Stryker Corp., the second-largest seller of orthopedic devices, agreed to buy Mako Surgical Corp. for $1.65 billion to add technology for robot-assisted surgery.
Investors in Mako will receive $30 a share from Kalamazoo, Michigan-based Stryker, the companies said today in a statement. The offer carries an 86 percent premium over Fort Lauderdale, Florida-based Mako’s closing price yesterday.
Mako, founded in 2004, pioneered the use of robotic- assisted surgery in orthopedics. It sells the Rio Robotic Arm, which enables surgeons to precisely and consistently cut through bone. The incisions are designed for the company’s Restoris implants, including partial knee resurfacing in people with early or mid-stage osteoarthritis. Mako recently added an application for total hip replacements.
“The take-out price seems high, but strategically it makes a lot of sense,” said Joanne Wuensch, an analyst at BMO Capital Markets in New York, in a note to investors today. “For Stryker, the company takes a step forward into robotic surgery, consolidates its orthopedic silo, and continues its M&A strategy that it has been on for several years.”
The transaction, not including acquisition and integration costs, will dilute Stryker’s adjusted earnings by 10 cents to 12 cents a share in the first year, be neutral in the second year and accelerate growth thereafter. Stryker said it expects Mako to issue another 3.953 million shares in connection to an acquisition that Mako anticipates to complete.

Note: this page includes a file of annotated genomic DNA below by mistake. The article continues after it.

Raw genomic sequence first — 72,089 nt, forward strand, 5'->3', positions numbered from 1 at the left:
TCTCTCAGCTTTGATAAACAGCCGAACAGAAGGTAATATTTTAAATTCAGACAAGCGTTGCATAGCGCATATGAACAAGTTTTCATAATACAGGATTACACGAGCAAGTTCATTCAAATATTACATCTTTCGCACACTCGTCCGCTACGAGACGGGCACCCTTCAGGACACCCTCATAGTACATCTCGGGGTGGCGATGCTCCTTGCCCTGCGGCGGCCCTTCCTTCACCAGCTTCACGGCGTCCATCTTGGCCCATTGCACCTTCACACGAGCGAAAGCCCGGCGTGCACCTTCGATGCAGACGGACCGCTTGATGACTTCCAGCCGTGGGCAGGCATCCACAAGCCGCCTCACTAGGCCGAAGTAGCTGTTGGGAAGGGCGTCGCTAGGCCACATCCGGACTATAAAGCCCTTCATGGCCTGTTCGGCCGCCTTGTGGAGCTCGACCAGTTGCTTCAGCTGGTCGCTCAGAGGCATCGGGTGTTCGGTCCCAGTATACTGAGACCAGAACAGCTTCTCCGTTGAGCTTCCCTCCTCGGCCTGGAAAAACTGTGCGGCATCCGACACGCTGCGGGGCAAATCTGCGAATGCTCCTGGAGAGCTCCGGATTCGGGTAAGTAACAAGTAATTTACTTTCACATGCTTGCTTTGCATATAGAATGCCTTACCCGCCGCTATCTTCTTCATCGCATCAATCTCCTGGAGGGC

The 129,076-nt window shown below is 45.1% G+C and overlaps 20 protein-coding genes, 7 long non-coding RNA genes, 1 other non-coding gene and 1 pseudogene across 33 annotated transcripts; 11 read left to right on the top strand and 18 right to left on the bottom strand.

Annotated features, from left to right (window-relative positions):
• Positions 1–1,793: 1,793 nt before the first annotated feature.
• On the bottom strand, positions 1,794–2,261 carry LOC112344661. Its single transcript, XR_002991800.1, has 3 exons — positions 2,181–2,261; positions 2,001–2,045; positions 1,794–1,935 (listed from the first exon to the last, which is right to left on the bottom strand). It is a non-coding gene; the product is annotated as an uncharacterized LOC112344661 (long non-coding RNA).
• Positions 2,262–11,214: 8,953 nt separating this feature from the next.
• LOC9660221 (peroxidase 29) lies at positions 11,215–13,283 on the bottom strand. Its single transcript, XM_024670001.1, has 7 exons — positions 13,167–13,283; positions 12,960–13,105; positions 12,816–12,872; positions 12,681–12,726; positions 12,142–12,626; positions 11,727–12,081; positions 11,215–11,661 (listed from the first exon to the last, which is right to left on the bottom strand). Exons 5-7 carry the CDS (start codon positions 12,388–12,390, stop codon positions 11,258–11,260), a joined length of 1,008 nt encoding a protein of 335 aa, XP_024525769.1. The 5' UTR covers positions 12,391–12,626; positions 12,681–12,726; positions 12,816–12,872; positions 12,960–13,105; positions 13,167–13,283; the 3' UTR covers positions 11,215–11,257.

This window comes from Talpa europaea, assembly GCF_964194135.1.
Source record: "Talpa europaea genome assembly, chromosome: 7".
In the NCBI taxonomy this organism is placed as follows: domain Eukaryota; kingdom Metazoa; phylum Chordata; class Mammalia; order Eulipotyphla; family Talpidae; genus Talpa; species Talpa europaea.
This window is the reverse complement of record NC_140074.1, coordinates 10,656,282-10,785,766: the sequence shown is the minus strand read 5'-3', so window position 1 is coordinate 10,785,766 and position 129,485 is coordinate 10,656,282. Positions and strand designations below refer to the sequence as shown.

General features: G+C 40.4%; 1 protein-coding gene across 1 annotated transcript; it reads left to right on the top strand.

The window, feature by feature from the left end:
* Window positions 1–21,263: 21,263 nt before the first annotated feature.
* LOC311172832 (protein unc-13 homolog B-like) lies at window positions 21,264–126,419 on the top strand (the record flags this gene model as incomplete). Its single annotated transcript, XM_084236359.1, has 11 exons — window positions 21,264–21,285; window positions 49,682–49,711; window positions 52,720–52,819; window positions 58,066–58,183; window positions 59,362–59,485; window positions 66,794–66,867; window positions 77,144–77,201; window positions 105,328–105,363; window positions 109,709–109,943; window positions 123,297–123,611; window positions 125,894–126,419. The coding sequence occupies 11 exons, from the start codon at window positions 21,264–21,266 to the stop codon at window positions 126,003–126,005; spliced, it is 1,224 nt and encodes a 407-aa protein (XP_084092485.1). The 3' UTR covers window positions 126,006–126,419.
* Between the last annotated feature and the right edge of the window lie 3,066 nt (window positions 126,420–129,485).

Stryker fell 2.7 percent to $68.89 at 9:32 a.m. New York time. Mako gained 82 percent to $29.48.
Stryker Chief Executive Officer Kevin Lobo said the addition of Mako’s technology to his company’s established position in operating rooms, joint reconstruction and surgical instruments will spur the growth of robotic assisted surgery.
“Mako has established a compelling technology platform in robotic assisted surgery which we believe has considerable long- term potential in joint reconstruction,” he said in a statement. “Our combined expertise offers the potential to simplify joint reconstruction procedures, reduce variability and enhance the surgeon and patient experience.”
The deal is likely to signal the start of additional industry consolidation, Wuensch said.
“We anticipate that the transaction will drive the other M&A medtech targets’ stock prices higher, as the musical chairs move in consolidation has begun,” she wrote.
Stryker got financial advice on the transaction from Citigroup Inc. and legal counsel from Skadden, Arps, Slate, Meagher & Flom LLP. Mako received financial advice from JPMorgan Chase & Co. and legal counsel from Wachtell, Lipton, Rosen & Katz and Foley & Lardner LLP.
For more on medical devices, see "Medical Devices Drive Health Care M&A."